March 30, 2012
The historic Linwood estate has been known for many things, from hosting a Confederate general to its current mission to help children and adults with autism live a better life. But if the National Christ Child Society gets its way, the antebellum property in Ellicott City might one day become sacred ground. For it was in the whispers of a Linwood wheat field 134 years ago that an 11-year-old Mary Virginia Merrick felt the call of God on her heart and knelt among the golden stalks in prayer.
February 2, 2012
Mitt Romney's ill-considered remark about the destitute, "I'm not concerned about the very poor," and his subsequent awkward explanation of it represented something more noteworthy than a rich man's gaffe. The question raised by the episode is not simply whether the candidate can articulate his views more clearly but whether the dire economic circumstances of tens of millions of Americans are truly understood, or can even be acknowledged, by the GOP. "We have a social safety net," Mr. Romney told his CNN interviewer Wednesday.
December 12, 2011
Republican presidential candidate Newt Gingrich has been castigated on the opinion pages for declaring that child labor laws "are truly stupid" and for suggesting that poor children be hired to clean the bathrooms of their schools in order to teach a work ethic they can't possibly learn at home because nobody there has a job. "Really poor children," he said at an Iowa fundraiser, "in really poor neighborhoods have no habits of working, and have...
December 8, 2011
Newt Gingrich wants to pay poor kids to clean toilets. And all of the right people are horrified. The Nation says Mr. Gingrich is running on "a platform that seems to have been written by the unreformed Ebenezer Scrooge. " The editors of the Newark Star-Ledger proclaim Mr. Gingrich wants to "bring back the days of Oliver Twist. " The host of "Meet the Press," David Gregory, suggests Mr. Gingrich's take on the inner-city poor is a "grotesque distortion. " This controversy started last month at Harvard, when Mr. Gingrich suggested in a speech that perhaps the best way to break the cycle of poverty in inner cities is to break the culture of poverty that sustains it by, among other things, paying kids to do janitorial work.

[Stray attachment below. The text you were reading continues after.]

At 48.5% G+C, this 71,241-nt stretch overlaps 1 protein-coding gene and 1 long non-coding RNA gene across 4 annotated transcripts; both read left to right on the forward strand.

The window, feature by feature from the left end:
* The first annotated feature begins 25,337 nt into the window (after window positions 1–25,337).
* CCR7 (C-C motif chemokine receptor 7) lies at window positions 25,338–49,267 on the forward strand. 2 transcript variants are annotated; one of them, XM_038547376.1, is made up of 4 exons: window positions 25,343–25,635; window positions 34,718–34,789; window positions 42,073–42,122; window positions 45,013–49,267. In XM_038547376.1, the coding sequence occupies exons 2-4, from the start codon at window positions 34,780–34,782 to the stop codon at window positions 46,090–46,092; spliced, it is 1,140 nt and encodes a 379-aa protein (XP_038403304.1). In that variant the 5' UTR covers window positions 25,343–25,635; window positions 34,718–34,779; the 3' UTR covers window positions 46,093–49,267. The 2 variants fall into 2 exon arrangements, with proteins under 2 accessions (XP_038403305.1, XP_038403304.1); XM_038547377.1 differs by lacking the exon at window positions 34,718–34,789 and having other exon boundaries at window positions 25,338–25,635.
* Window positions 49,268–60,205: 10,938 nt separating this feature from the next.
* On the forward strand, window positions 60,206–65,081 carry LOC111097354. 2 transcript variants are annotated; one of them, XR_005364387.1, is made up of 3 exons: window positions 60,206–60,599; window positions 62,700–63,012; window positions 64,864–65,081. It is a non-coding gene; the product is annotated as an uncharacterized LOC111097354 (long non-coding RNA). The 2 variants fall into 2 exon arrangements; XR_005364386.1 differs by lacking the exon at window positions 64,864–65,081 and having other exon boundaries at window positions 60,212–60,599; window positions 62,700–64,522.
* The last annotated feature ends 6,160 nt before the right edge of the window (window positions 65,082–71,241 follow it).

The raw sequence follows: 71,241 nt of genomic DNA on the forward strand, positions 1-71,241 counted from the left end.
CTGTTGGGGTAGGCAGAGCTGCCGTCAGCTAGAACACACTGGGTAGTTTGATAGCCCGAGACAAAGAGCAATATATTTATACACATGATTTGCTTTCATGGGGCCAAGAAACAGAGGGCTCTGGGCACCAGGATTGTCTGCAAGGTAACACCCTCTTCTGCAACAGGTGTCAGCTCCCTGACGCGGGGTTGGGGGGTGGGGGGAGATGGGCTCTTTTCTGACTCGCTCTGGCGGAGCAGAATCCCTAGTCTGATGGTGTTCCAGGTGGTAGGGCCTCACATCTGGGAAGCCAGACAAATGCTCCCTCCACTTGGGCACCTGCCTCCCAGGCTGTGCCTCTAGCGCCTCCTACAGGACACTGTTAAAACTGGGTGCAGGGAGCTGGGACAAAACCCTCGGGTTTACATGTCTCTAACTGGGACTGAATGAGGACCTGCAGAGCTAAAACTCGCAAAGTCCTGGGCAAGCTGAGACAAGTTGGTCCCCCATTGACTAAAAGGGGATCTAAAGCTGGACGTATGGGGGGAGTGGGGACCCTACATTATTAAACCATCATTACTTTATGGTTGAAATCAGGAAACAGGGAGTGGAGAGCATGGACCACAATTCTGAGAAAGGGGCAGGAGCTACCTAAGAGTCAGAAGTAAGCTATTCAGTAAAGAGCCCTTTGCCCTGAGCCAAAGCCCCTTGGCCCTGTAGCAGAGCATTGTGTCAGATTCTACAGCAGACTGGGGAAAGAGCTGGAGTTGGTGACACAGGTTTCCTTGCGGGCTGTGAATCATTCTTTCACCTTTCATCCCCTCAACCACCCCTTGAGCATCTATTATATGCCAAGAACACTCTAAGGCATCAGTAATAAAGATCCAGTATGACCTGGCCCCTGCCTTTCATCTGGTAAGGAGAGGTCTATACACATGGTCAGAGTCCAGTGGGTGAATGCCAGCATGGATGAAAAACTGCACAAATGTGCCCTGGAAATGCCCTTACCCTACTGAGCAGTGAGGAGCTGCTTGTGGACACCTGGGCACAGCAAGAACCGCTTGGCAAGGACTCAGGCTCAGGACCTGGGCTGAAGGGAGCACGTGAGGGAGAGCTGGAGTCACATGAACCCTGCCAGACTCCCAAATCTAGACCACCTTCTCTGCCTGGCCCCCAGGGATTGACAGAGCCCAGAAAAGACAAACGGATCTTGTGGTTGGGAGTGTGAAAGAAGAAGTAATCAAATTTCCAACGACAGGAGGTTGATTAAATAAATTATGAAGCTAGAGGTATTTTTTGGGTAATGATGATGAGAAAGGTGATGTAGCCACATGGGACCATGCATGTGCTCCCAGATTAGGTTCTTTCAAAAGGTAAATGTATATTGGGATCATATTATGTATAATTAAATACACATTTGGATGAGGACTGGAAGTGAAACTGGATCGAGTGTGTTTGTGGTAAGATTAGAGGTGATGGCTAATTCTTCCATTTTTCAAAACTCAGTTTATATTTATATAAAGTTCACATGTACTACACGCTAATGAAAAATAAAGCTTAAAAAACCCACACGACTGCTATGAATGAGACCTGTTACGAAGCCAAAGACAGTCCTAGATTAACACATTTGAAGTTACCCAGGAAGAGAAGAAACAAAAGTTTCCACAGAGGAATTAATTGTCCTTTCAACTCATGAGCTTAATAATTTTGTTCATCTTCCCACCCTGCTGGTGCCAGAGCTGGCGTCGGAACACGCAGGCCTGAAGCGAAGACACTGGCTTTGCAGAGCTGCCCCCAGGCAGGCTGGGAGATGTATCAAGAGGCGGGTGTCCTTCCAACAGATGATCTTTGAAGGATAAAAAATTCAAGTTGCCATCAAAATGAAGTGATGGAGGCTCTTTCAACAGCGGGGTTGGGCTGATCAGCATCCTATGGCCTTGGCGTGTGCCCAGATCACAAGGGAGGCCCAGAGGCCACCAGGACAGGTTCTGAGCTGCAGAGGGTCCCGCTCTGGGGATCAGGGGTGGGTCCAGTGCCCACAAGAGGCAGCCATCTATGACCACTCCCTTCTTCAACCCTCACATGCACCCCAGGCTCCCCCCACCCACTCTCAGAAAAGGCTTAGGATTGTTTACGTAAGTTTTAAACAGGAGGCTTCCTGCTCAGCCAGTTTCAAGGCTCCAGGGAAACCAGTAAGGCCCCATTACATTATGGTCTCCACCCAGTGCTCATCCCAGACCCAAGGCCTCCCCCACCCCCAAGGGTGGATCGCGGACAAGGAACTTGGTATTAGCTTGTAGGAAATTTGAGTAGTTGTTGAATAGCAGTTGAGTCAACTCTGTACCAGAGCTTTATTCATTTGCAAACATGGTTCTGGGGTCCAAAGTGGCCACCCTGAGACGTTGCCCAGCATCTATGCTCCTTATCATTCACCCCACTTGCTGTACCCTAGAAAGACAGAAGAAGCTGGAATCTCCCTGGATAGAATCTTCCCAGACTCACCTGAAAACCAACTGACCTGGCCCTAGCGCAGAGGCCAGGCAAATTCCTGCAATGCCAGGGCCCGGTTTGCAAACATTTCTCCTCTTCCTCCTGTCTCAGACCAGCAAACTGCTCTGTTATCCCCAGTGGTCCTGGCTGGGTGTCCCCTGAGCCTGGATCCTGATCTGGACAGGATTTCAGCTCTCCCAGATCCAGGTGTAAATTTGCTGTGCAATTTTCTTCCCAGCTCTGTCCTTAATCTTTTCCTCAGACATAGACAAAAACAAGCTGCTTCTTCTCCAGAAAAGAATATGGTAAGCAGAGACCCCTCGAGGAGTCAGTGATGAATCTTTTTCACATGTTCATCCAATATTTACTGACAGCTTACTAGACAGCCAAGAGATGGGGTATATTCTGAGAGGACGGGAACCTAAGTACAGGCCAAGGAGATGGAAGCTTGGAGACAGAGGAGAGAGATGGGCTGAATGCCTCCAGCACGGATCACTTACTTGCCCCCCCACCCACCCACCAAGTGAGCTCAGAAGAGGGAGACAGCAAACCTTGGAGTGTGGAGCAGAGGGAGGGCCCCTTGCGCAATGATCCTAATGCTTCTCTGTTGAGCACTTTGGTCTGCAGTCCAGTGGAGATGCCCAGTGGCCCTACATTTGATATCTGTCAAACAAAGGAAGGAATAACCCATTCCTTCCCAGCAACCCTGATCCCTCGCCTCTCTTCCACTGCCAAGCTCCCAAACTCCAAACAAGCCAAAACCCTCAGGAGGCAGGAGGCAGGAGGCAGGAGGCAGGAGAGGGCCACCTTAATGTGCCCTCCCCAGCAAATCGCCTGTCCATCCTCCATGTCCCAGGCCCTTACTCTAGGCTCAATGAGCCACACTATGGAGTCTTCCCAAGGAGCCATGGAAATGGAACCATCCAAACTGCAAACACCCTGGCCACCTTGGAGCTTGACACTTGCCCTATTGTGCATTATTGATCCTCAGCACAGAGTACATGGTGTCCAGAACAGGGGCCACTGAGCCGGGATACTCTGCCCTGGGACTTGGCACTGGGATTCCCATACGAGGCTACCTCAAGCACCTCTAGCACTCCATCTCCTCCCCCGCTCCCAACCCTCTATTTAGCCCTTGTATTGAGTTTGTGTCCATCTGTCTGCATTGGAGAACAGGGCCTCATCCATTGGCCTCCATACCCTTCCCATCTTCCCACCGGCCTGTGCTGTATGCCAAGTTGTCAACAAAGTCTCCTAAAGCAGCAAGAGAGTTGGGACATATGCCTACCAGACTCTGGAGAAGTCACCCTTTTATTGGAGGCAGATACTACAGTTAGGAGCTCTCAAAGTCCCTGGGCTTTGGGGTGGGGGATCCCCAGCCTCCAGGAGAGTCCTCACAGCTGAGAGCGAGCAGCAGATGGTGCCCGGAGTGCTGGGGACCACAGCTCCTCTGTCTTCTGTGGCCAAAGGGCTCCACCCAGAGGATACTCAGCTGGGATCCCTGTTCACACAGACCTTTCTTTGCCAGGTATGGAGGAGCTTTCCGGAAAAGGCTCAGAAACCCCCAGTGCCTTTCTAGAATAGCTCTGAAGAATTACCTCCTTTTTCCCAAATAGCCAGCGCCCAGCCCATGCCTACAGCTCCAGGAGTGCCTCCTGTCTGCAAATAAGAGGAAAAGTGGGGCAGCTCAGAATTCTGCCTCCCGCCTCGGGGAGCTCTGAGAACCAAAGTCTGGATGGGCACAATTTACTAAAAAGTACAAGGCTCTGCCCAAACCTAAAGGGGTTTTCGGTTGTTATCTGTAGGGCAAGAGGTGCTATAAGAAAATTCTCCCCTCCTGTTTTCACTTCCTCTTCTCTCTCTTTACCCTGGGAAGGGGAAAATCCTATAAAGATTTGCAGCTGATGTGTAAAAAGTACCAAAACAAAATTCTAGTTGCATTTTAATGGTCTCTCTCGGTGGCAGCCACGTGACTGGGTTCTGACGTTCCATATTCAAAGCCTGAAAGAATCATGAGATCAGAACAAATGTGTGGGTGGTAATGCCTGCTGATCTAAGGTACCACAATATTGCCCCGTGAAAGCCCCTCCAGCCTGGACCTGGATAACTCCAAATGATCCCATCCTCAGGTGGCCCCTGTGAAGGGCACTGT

October 1, 2011
I empathize with Peter French's letter about the difficulties teachers in poor communities face ("Even without No Child Left Behind, teaching is debased," Sept. 29). My family arrived in America penniless in 1969 and we lived in the slums of Brooklyn, where I trudged through broken glass and filth to get to school every day. So I know a little about the poverty of which he speaks, and the mentality that makes children growing up in its midst difficult to teach. Too many parents behave as if they don't want to have anything to do with their children's education.
February 22, 2011
The recent decision by Frederick County's Board of County Commissioners to eliminate funding to its local Head Start program was surpassed in callousness only by the statements two male commissioners subsequently chose to make on child-rearing. After voting to cut the county's $2.3 million contribution to the Head Start program, which readies preschool children from low-income families for kindergarten, commissioners C. Paul Smith and Kirby Delauter remarked that the ideal households were those in which the women stayed at home with small children, as their wives did. They said this made not only for better child-rearing but also for better marriages.